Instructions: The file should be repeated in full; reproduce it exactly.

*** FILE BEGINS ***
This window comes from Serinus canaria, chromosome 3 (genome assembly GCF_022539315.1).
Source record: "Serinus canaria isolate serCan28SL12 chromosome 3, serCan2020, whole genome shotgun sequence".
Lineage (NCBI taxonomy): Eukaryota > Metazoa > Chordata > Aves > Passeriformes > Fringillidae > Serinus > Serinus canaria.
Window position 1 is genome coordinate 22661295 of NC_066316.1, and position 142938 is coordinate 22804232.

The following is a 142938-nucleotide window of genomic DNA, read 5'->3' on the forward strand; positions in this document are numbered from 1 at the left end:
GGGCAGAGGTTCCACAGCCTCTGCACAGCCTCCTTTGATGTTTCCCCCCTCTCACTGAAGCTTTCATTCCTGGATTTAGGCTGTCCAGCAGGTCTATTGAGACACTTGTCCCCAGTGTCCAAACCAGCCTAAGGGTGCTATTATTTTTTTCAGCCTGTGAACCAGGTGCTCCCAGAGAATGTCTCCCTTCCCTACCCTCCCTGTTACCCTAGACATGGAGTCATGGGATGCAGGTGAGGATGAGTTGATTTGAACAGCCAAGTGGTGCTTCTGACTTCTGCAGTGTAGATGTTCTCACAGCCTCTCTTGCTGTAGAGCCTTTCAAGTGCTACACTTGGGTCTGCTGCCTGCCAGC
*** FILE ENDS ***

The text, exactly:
This window comes from Serinus canaria, chromosome 3 (genome assembly GCF_022539315.1).
Source record: "Serinus canaria isolate serCan28SL12 chromosome 3, serCan2020, whole genome shotgun sequence".
Lineage (NCBI taxonomy): Eukaryota > Metazoa > Chordata > Aves > Passeriformes > Fringillidae > Serinus > Serinus canaria.
Window position 1 is genome coordinate 22661295 of NC_066316.1, and position 142938 is coordinate 22804232.

The following is a 142938-nucleotide window of genomic DNA, read 5'->3' on the forward strand; positions in this document are numbered from 1 at the left end:
GGGCAGAGGTTCCACAGCCTCTGCACAGCCTCCTTTGATGTTTCCCCCCTCTCACTGAAGCTTTCATTCCTGGATTTAGGCTGTCCAGCAGGTCTATTGAGACACTTGTCCCCAGTGTCCAAACCAGCCTAAGGGTGCTATTATTTTTTTCAGCCTGTGAACCAGGTGCTCCCAGAGAATGTCTCCCTTCCCTACCCTCCCTGTTACCCTAGACATGGAGTCATGGGATGCAGGTGAGGATGAGTTGATTTGAACAGCCAAGTGGTGCTTCTGACTTCTGCAGTGTAGATGTTCTCACAGCCTCTCTTGCTGTAGAGCCTTTCAAGTGCTACACTTGGGTCTGCTGCCTGCCAGC